Notable Nosh: Oyster Katsu

Nosh - Oyster Katsu

Although this dish that I tried at Wasabi in Ottawa last July wasn’t very good, it does represent something of an interesting novelty and so deserves a mention here…

If you enjoy Japanese cuisine, you have probably tasted, or at least come across, the popular dish known as ‘Tonkatsu’. For those of you who have not heard of this, it is essentially a pork cutlet that has been tenderized and then deep-fried in a panko breading. Indeed, the suffix ‘katsu’ actually comes from ‘katsuretsu’, which is a corruption of the English ‘cutlet’. Often, the cutlet is served over shredded cabbage and it always comes with a sweetish, brown ‘katsu sosu’, which is basically a thickened, Japanese style Worcestershire sauce. At Wasabi, they have made deep-fried oysters a ‘katsu’ preparation by serving it, somewhat innovatively, with the very same sort of sauce.

My disappointment with this dish lay primarily in the fact that it was very poorly executed. The deep-fry oil was clearly old and past its best, yielding a greasy result, and the ratio of breading was too high. I could taste oyster in a few places here and there but, otherwise, I could have been eating any (very mild) whitefish, or plain old clam. If that were not enough, the whole was overcooked and very carelessly allowed to lump together so that the three oysters formed one, fused mass.

Beyond that disappointment, I have to say that the ‘katsu’ sauce just didn’t work here, in my opinion. It is perfectly okay with pork (although still not my favorite), but with oyster the flavors just didn’t complement one another very well. I’ll be deep-frying oysters at home as the opportunity arises, but I think, on the whole, that I’ll be giving the Worcestershire type dipping sauces a miss….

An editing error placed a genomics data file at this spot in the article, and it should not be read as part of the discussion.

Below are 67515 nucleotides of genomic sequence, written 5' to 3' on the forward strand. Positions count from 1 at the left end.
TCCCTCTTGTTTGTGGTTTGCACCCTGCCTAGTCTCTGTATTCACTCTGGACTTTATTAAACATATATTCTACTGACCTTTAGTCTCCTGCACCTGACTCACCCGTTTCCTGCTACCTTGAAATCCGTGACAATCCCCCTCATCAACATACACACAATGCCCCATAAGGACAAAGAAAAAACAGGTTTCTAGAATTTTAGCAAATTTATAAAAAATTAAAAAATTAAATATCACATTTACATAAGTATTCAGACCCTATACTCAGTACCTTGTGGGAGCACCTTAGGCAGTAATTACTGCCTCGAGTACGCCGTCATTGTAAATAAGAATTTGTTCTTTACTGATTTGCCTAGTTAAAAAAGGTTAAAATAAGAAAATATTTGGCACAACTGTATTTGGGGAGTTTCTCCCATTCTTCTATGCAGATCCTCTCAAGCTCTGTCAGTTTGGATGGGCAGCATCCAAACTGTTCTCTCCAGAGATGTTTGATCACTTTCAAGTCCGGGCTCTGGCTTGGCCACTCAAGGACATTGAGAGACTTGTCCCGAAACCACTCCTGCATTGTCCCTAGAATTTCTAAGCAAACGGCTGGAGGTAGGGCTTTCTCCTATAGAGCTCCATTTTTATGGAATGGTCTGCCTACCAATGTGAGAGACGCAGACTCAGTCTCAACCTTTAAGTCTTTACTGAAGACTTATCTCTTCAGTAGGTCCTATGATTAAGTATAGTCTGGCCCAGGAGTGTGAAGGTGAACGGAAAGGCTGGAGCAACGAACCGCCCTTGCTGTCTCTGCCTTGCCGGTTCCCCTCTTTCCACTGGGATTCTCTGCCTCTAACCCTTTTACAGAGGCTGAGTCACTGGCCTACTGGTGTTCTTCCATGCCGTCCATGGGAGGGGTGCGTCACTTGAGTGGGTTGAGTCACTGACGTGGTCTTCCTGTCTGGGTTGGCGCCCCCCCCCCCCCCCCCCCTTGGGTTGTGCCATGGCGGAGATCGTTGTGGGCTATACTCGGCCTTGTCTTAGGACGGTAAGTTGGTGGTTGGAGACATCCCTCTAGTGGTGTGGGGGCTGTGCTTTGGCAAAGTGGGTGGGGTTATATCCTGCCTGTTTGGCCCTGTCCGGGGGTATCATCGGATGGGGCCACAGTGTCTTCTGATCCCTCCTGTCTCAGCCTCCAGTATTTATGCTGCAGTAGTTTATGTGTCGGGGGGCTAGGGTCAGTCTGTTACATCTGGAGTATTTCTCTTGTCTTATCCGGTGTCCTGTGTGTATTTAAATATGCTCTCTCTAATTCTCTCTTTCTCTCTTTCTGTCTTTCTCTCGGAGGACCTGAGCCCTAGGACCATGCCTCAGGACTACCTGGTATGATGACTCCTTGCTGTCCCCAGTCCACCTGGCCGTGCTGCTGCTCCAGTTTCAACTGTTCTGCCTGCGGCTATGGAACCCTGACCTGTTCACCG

8 thoughts on “Notable Nosh: Oyster Katsu”

  1. Ohh, I haven’t had oyster katsu for 15 years! I am allergic to oyster. Still, I miss the taste and am jealous of anyone who can eat it. About tonkatsu sauce, I find it overpowering for me. Like soy sauce or ketchup, once the foods are dressed with it, I tasted nothing other than the sauce. So I don’t use tonkatsu sauce even when I eat tonkatsu (which my mom finds over the top)…(^-^;)

  2. Where I come from, way down South, we call this “fried oysters”. Some use cornmeal, others use flour and cornmeal. the secret is to be sure the oil is boiling hot, then to drop a few at a time, and then quickly pull them out to drain. crispy on the outside, warm and juicy on the outside. I make my own milder tonkatsu sauce: ketchup, some Worcestershire, a bit of fresh ginger, and a bit of garlic.

      1. Exactly. And they are good, pulled fresh from a bed. We have small cluster oysters we all coon oysters, so called because raccoons can easily open them and eat – sweet and with ocean still in them, mingling with their own juices.

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